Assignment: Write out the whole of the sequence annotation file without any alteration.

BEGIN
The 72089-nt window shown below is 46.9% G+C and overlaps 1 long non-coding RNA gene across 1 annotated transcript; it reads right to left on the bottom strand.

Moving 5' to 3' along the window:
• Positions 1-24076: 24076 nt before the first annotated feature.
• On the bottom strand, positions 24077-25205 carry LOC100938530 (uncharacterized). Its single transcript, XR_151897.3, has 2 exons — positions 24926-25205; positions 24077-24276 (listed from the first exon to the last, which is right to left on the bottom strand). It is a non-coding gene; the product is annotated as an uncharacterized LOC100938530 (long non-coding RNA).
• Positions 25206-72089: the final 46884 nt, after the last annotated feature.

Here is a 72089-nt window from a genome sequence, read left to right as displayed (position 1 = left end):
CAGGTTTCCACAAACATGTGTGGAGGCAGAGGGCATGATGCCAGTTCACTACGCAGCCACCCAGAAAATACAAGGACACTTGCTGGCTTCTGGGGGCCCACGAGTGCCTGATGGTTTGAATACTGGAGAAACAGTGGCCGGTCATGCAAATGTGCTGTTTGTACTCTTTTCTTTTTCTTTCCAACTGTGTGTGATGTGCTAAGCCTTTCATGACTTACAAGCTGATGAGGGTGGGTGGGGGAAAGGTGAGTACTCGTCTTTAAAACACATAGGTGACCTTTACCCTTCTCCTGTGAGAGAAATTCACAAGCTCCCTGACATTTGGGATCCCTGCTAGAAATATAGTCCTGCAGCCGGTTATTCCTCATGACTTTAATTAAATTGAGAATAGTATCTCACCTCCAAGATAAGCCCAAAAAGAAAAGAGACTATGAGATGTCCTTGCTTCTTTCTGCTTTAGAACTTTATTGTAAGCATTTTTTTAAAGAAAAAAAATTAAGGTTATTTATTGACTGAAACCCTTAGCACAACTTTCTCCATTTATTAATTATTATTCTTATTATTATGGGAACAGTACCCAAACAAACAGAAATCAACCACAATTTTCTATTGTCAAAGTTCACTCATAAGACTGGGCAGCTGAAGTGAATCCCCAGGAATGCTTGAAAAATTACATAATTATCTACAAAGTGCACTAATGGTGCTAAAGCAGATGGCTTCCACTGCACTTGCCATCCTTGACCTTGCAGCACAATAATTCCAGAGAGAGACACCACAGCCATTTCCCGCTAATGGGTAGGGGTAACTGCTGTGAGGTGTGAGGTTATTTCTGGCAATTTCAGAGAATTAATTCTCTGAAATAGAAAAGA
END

The 72089-nt window shown below is 46.9% G+C and overlaps 1 long non-coding RNA gene across 1 annotated transcript; it reads right to left on the bottom strand.

Moving 5' to 3' along the window:
• Positions 1-24076: 24076 nt before the first annotated feature.
• On the bottom strand, positions 24077-25205 carry LOC100938530 (uncharacterized). Its single transcript, XR_151897.3, has 2 exons — positions 24926-25205; positions 24077-24276 (listed from the first exon to the last, which is right to left on the bottom strand). It is a non-coding gene; the product is annotated as an uncharacterized LOC100938530 (long non-coding RNA).
• Positions 25206-72089: the final 46884 nt, after the last annotated feature.

Here is a 72089-nt window from a genome sequence, read left to right as displayed (position 1 = left end):
CAGGTTTCCACAAACATGTGTGGAGGCAGAGGGCATGATGCCAGTTCACTACGCAGCCACCCAGAAAATACAAGGACACTTGCTGGCTTCTGGGGGCCCACGAGTGCCTGATGGTTTGAATACTGGAGAAACAGTGGCCGGTCATGCAAATGTGCTGTTTGTACTCTTTTCTTTTTCTTTCCAACTGTGTGTGATGTGCTAAGCCTTTCATGACTTACAAGCTGATGAGGGTGGGTGGGGGAAAGGTGAGTACTCGTCTTTAAAACACATAGGTGACCTTTACCCTTCTCCTGTGAGAGAAATTCACAAGCTCCCTGACATTTGGGATCCCTGCTAGAAATATAGTCCTGCAGCCGGTTATTCCTCATGACTTTAATTAAATTGAGAATAGTATCTCACCTCCAAGATAAGCCCAAAAAGAAAAGAGACTATGAGATGTCCTTGCTTCTTTCTGCTTTAGAACTTTATTGTAAGCATTTTTTTAAAGAAAAAAAATTAAGGTTATTTATTGACTGAAACCCTTAGCACAACTTTCTCCATTTATTAATTATTATTCTTATTATTATGGGAACAGTACCCAAACAAACAGAAATCAACCACAATTTTCTATTGTCAAAGTTCACTCATAAGACTGGGCAGCTGAAGTGAATCCCCAGGAATGCTTGAAAAATTACATAATTATCTACAAAGTGCACTAATGGTGCTAAAGCAGATGGCTTCCACTGCACTTGCCATCCTTGACCTTGCAGCACAATAATTCCAGAGAGAGACACCACAGCCATTTCCCGCTAATGGGTAGGGGTAACTGCTGTGAGGTGTGAGGTTATTTCTGGCAATTTCAGAGAATTAATTCTCTGAAATAGAAAAGA